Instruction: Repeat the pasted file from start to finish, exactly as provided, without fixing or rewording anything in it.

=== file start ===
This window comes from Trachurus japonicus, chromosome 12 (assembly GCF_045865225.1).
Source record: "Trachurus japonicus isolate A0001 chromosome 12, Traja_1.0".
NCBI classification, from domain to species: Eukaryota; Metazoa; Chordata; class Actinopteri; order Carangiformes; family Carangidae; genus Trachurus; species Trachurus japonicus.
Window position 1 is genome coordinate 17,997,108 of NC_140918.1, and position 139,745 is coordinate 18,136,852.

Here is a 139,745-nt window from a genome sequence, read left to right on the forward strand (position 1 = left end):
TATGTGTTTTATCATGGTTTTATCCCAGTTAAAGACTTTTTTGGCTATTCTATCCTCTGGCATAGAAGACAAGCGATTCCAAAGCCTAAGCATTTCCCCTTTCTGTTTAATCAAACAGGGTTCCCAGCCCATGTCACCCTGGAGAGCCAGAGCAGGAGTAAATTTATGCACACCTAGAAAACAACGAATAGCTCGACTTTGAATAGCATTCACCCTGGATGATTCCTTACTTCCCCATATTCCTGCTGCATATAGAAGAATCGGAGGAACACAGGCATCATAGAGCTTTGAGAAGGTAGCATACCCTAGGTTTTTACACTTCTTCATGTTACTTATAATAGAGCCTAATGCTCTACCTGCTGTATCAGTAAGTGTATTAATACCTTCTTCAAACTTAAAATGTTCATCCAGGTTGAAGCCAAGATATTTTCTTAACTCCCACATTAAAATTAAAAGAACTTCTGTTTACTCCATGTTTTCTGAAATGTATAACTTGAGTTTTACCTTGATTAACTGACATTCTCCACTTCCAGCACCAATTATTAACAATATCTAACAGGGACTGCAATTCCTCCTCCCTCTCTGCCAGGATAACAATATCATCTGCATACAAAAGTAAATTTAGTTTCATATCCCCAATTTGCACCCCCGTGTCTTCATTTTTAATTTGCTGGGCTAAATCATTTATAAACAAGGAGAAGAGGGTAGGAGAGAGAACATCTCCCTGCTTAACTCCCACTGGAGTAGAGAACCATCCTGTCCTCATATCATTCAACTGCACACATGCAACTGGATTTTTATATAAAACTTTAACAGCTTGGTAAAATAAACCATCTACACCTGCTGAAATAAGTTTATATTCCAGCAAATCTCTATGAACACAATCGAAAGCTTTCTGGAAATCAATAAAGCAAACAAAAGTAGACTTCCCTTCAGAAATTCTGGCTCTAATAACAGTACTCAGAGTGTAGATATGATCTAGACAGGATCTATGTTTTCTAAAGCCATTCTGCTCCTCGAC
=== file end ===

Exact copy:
This window comes from Trachurus japonicus, chromosome 12 (assembly GCF_045865225.1).
Source record: "Trachurus japonicus isolate A0001 chromosome 12, Traja_1.0".
NCBI classification, from domain to species: Eukaryota; Metazoa; Chordata; class Actinopteri; order Carangiformes; family Carangidae; genus Trachurus; species Trachurus japonicus.
Window position 1 is genome coordinate 17,997,108 of NC_140918.1, and position 139,745 is coordinate 18,136,852.

Here is a 139,745-nt window from a genome sequence, read left to right on the forward strand (position 1 = left end):
TATGTGTTTTATCATGGTTTTATCCCAGTTAAAGACTTTTTTGGCTATTCTATCCTCTGGCATAGAAGACAAGCGATTCCAAAGCCTAAGCATTTCCCCTTTCTGTTTAATCAAACAGGGTTCCCAGCCCATGTCACCCTGGAGAGCCAGAGCAGGAGTAAATTTATGCACACCTAGAAAACAACGAATAGCTCGACTTTGAATAGCATTCACCCTGGATGATTCCTTACTTCCCCATATTCCTGCTGCATATAGAAGAATCGGAGGAACACAGGCATCATAGAGCTTTGAGAAGGTAGCATACCCTAGGTTTTTACACTTCTTCATGTTACTTATAATAGAGCCTAATGCTCTACCTGCTGTATCAGTAAGTGTATTAATACCTTCTTCAAACTTAAAATGTTCATCCAGGTTGAAGCCAAGATATTTTCTTAACTCCCACATTAAAATTAAAAGAACTTCTGTTTACTCCATGTTTTCTGAAATGTATAACTTGAGTTTTACCTTGATTAACTGACATTCTCCACTTCCAGCACCAATTATTAACAATATCTAACAGGGACTGCAATTCCTCCTCCCTCTCTGCCAGGATAACAATATCATCTGCATACAAAAGTAAATTTAGTTTCATATCCCCAATTTGCACCCCCGTGTCTTCATTTTTAATTTGCTGGGCTAAATCATTTATAAACAAGGAGAAGAGGGTAGGAGAGAGAACATCTCCCTGCTTAACTCCCACTGGAGTAGAGAACCATCCTGTCCTCATATCATTCAACTGCACACATGCAACTGGATTTTTATATAAAACTTTAACAGCTTGGTAAAATAAACCATCTACACCTGCTGAAATAAGTTTATATTCCAGCAAATCTCTATGAACACAATCGAAAGCTTTCTGGAAATCAATAAAGCAAACAAAAGTAGACTTCCCTTCAGAAATTCTGGCTCTAATAACAGTACTCAGAGTGTAGATATGATCTAGACAGGATCTATGTTTTCTAAAGCCATTCTGCTCCTCGAC